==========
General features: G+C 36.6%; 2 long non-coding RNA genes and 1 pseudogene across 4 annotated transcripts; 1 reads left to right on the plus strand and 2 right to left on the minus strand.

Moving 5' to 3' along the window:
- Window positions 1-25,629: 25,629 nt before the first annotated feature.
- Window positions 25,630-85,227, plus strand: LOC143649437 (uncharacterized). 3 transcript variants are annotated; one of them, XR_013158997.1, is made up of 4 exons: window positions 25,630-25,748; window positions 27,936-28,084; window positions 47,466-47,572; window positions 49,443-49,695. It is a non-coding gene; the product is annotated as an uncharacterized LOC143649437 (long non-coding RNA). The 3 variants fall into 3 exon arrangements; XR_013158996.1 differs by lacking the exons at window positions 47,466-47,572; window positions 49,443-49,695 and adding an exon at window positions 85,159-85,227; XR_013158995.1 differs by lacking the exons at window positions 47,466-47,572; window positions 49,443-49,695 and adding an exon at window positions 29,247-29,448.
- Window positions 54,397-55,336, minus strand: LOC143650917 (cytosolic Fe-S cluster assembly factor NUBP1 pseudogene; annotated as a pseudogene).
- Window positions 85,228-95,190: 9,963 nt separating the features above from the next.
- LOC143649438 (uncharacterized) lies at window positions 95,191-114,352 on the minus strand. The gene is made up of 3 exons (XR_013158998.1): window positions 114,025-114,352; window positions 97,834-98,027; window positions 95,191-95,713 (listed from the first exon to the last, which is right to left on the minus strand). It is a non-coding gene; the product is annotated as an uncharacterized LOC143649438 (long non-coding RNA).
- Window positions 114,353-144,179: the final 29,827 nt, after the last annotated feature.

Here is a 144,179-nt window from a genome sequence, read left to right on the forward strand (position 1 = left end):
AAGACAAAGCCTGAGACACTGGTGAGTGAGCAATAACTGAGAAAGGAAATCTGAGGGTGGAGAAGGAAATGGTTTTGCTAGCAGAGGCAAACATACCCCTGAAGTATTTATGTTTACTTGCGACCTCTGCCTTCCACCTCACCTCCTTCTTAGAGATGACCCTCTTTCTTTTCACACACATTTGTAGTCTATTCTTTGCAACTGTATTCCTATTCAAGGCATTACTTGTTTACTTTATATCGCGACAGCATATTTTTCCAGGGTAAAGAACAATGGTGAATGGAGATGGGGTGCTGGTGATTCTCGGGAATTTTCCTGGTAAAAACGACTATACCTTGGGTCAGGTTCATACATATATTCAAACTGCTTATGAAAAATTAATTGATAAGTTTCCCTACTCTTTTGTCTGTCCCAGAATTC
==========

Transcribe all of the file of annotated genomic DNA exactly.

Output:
General features: G+C 36.6%; 2 long non-coding RNA genes and 1 pseudogene across 4 annotated transcripts; 1 reads left to right on the plus strand and 2 right to left on the minus strand.

Moving 5' to 3' along the window:
- Window positions 1-25,629: 25,629 nt before the first annotated feature.
- Window positions 25,630-85,227, plus strand: LOC143649437 (uncharacterized). 3 transcript variants are annotated; one of them, XR_013158997.1, is made up of 4 exons: window positions 25,630-25,748; window positions 27,936-28,084; window positions 47,466-47,572; window positions 49,443-49,695. It is a non-coding gene; the product is annotated as an uncharacterized LOC143649437 (long non-coding RNA). The 3 variants fall into 3 exon arrangements; XR_013158996.1 differs by lacking the exons at window positions 47,466-47,572; window positions 49,443-49,695 and adding an exon at window positions 85,159-85,227; XR_013158995.1 differs by lacking the exons at window positions 47,466-47,572; window positions 49,443-49,695 and adding an exon at window positions 29,247-29,448.
- Window positions 54,397-55,336, minus strand: LOC143650917 (cytosolic Fe-S cluster assembly factor NUBP1 pseudogene; annotated as a pseudogene).
- Window positions 85,228-95,190: 9,963 nt separating the features above from the next.
- LOC143649438 (uncharacterized) lies at window positions 95,191-114,352 on the minus strand. The gene is made up of 3 exons (XR_013158998.1): window positions 114,025-114,352; window positions 97,834-98,027; window positions 95,191-95,713 (listed from the first exon to the last, which is right to left on the minus strand). It is a non-coding gene; the product is annotated as an uncharacterized LOC143649438 (long non-coding RNA).
- Window positions 114,353-144,179: the final 29,827 nt, after the last annotated feature.

Here is a 144,179-nt window from a genome sequence, read left to right on the forward strand (position 1 = left end):
AAGACAAAGCCTGAGACACTGGTGAGTGAGCAATAACTGAGAAAGGAAATCTGAGGGTGGAGAAGGAAATGGTTTTGCTAGCAGAGGCAAACATACCCCTGAAGTATTTATGTTTACTTGCGACCTCTGCCTTCCACCTCACCTCCTTCTTAGAGATGACCCTCTTTCTTTTCACACACATTTGTAGTCTATTCTTTGCAACTGTATTCCTATTCAAGGCATTACTTGTTTACTTTATATCGCGACAGCATATTTTTCCAGGGTAAAGAACAATGGTGAATGGAGATGGGGTGCTGGTGATTCTCGGGAATTTTCCTGGTAAAAACGACTATACCTTGGGTCAGGTTCATACATATATTCAAACTGCTTATGAAAAATTAATTGATAAGTTTCCCTACTCTTTTGTCTGTCCCAGAATTC